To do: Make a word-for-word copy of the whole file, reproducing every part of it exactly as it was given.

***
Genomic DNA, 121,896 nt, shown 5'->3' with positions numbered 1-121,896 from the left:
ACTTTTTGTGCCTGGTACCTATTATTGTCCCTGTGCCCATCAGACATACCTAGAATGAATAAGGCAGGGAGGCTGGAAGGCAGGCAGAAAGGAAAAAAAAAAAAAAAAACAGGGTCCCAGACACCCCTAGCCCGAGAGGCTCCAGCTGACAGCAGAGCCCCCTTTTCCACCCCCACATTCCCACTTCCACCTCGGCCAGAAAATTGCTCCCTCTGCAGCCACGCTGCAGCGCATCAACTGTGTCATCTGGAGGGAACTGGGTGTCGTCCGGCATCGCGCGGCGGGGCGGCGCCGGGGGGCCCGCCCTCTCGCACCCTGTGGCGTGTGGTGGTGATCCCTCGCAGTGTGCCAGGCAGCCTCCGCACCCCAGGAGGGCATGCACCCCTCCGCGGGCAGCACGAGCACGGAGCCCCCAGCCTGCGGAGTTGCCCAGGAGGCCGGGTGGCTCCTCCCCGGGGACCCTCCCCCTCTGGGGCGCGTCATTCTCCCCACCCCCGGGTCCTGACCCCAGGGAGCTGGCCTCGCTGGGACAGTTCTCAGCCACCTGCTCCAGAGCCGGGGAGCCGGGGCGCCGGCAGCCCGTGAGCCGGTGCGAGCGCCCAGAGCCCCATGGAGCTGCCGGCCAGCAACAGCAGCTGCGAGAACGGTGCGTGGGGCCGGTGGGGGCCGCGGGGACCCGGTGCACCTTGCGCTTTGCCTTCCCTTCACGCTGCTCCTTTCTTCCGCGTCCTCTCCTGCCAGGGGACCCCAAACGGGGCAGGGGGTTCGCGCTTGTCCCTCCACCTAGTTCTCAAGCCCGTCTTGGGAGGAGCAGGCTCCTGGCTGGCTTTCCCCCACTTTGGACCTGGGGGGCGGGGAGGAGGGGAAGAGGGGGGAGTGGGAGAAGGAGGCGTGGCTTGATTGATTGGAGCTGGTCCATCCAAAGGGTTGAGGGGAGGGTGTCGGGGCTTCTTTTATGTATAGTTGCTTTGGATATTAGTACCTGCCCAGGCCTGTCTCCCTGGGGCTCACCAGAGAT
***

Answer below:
Genomic DNA, 121,896 nt, shown 5'->3' with positions numbered 1-121,896 from the left:
ACTTTTTGTGCCTGGTACCTATTATTGTCCCTGTGCCCATCAGACATACCTAGAATGAATAAGGCAGGGAGGCTGGAAGGCAGGCAGAAAGGAAAAAAAAAAAAAAAAACAGGGTCCCAGACACCCCTAGCCCGAGAGGCTCCAGCTGACAGCAGAGCCCCCTTTTCCACCCCCACATTCCCACTTCCACCTCGGCCAGAAAATTGCTCCCTCTGCAGCCACGCTGCAGCGCATCAACTGTGTCATCTGGAGGGAACTGGGTGTCGTCCGGCATCGCGCGGCGGGGCGGCGCCGGGGGGCCCGCCCTCTCGCACCCTGTGGCGTGTGGTGGTGATCCCTCGCAGTGTGCCAGGCAGCCTCCGCACCCCAGGAGGGCATGCACCCCTCCGCGGGCAGCACGAGCACGGAGCCCCCAGCCTGCGGAGTTGCCCAGGAGGCCGGGTGGCTCCTCCCCGGGGACCCTCCCCCTCTGGGGCGCGTCATTCTCCCCACCCCCGGGTCCTGACCCCAGGGAGCTGGCCTCGCTGGGACAGTTCTCAGCCACCTGCTCCAGAGCCGGGGAGCCGGGGCGCCGGCAGCCCGTGAGCCGGTGCGAGCGCCCAGAGCCCCATGGAGCTGCCGGCCAGCAACAGCAGCTGCGAGAACGGTGCGTGGGGCCGGTGGGGGCCGCGGGGACCCGGTGCACCTTGCGCTTTGCCTTCCCTTCACGCTGCTCCTTTCTTCCGCGTCCTCTCCTGCCAGGGGACCCCAAACGGGGCAGGGGGTTCGCGCTTGTCCCTCCACCTAGTTCTCAAGCCCGTCTTGGGAGGAGCAGGCTCCTGGCTGGCTTTCCCCCACTTTGGACCTGGGGGGCGGGGAGGAGGGGAAGAGGGGGGAGTGGGAGAAGGAGGCGTGGCTTGATTGATTGGAGCTGGTCCATCCAAAGGGTTGAGGGGAGGGTGTCGGGGCTTCTTTTATGTATAGTTGCTTTGGATATTAGTACCTGCCCAGGCCTGTCTCCCTGGGGCTCACCAGAGAT